The advantage of this approach was one of cost saving, in that there would be no recruiting cost. The downside of this strategy was that her time to focus on generating candidates was extremely limited, especially now that she was working with a leaderless accounting department and the ownership group was becoming increasingly agitated with the declining profitability. Since the cause couldn’t be explained, corrective action couldn’t be taken. Another downside was that with her limited resources, she would really only be searching a small segment of potential candidates. She would be fishing from a pond and not the ocean.
It has been estimated that up to 80% of employed people are in the “passive” job market. These people are not actively searching for a new job or looking at online ads, because they already have a job, they are reasonably happy and they have busy lives. However, if a recruiter approached them and presented them with an attractive opportunity which might involve an interesting challenge, a potential increase in compensation or an attractive location, they might very well consider it.
Read More: Building a Sales Powerhouse
2. Engage a Recruiter – A second choice was to engage an outside recruiter (head hunter) to focus on this issue and bring forward a select group of candidates who could be interviewed. Even with this option, she faced choices – she could hire a contingency recruiter (or several) in which the recruiting fee would be paid 100% on the successful hiring of the chosen candidate, or she could engage a retained recruiting organization which would approach this process as a consulting project, with fees paid in instalments (usually a third at the start, a third in 30 days and a third upon the successful candidate accepting the offer).
Read More: Hiring Techniques Job Posting vs Headhunting
a) Contingency Recruiting Option – Considering these alternatives, the main advantage of the contingency option was that no fee would be paid until a successful hire was made. The downside of this was that the risk to the recruiter is such that contingency recruiters tend to work on a lot of projects at once and hope for a quick success from an existing inventory of candidates or by depending on online ads. This prevents them from really digging deep into the “passive market” mentioned earlier. An even worse situation can result from engaging more than one contingency recruiter for the same project. This “non-exclusive” arrangement guarantees that no recruiter is seriously committed to solving the problem beyond a cursory effort to present a few candidates out of their inventory in hopes of quick success. There is also the real possibility that more than one recruiter will forward the same candidate for consideration. The contingency approach is similar to the DIY in that it is a limited approach, akin to fishing from a pond.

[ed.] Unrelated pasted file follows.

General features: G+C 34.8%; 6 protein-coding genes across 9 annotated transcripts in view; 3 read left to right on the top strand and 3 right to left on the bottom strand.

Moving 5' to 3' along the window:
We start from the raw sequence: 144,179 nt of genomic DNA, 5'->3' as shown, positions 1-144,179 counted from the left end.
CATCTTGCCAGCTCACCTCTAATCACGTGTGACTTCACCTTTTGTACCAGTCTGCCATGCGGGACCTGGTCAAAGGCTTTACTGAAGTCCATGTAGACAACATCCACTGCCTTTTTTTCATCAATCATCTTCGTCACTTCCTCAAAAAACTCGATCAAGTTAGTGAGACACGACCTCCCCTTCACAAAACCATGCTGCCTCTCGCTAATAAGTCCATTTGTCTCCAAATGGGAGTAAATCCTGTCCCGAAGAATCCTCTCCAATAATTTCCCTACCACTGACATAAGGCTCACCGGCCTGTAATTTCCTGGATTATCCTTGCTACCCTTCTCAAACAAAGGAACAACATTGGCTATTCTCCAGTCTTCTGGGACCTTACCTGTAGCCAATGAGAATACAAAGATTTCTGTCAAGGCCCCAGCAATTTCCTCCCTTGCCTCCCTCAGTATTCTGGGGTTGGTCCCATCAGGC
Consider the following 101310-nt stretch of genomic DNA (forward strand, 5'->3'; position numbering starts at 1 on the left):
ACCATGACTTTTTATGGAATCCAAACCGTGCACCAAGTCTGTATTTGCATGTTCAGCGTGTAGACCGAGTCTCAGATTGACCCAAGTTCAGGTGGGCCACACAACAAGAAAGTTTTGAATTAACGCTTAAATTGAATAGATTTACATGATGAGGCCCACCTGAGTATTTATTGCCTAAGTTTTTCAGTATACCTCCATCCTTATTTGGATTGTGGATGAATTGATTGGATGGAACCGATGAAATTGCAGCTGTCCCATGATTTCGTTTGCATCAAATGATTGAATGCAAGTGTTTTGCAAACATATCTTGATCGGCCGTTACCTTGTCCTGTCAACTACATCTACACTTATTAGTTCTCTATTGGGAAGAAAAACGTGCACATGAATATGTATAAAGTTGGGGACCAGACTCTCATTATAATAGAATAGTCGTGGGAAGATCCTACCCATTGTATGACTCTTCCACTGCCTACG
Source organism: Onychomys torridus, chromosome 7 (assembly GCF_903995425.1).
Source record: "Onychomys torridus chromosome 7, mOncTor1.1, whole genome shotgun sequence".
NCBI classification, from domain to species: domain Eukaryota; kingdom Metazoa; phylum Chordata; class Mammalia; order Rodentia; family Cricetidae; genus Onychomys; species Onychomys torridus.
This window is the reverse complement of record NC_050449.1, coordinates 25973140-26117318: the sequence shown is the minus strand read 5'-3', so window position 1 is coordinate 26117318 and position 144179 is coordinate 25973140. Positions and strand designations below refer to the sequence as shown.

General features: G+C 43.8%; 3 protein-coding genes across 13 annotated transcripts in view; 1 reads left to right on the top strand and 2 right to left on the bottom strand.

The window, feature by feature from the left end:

b) Retained Recruiting Option – With the retained recruiting approach, the relationship is always an exclusive one and because of the professional “consulting” arrangement, the recruiter is incented to penetrate the passive candidate market deeply to find the best possible candidates that are available. It truly is like fishing from the ocean.
Grace didn’t have a lot of time. She had to ensure that a process was in place to generate excellent Controller candidates within a few weeks. She had a business to run that required her full-time attention. She knew that the successful candidate would not only have to be a technically qualified accountant (with cost accounting and manufacturing experience), but also would have to have the right “soft” skills to be a “fit” with her organization.
She needed to start to build her dream team. Would she be best served by sourcing candidates from a pond or from the ocean?
Additional Reading on This Topic:
Hire the Best – Forget the Rest
Why Should I Work for Your Company?
Apples & Oranges – Recruiting Senior Level Team Members
Your Recruiting Process Doesn’t Work
As an executive recruiting firm based in Toronto, Kathbern Management helps companies find the executives and senior managers who not only have the experience and credentials to fulfill their responsibilities but also have the emotional and “fit” requirements that will enable them to be successful in a particular environment. We simplify the process and, through our deep research, are able to bring more and better candidates forward than would ever be possible through a do-it-yourself passive advertising campaign.
Contact us today for a free consultation about your key person search.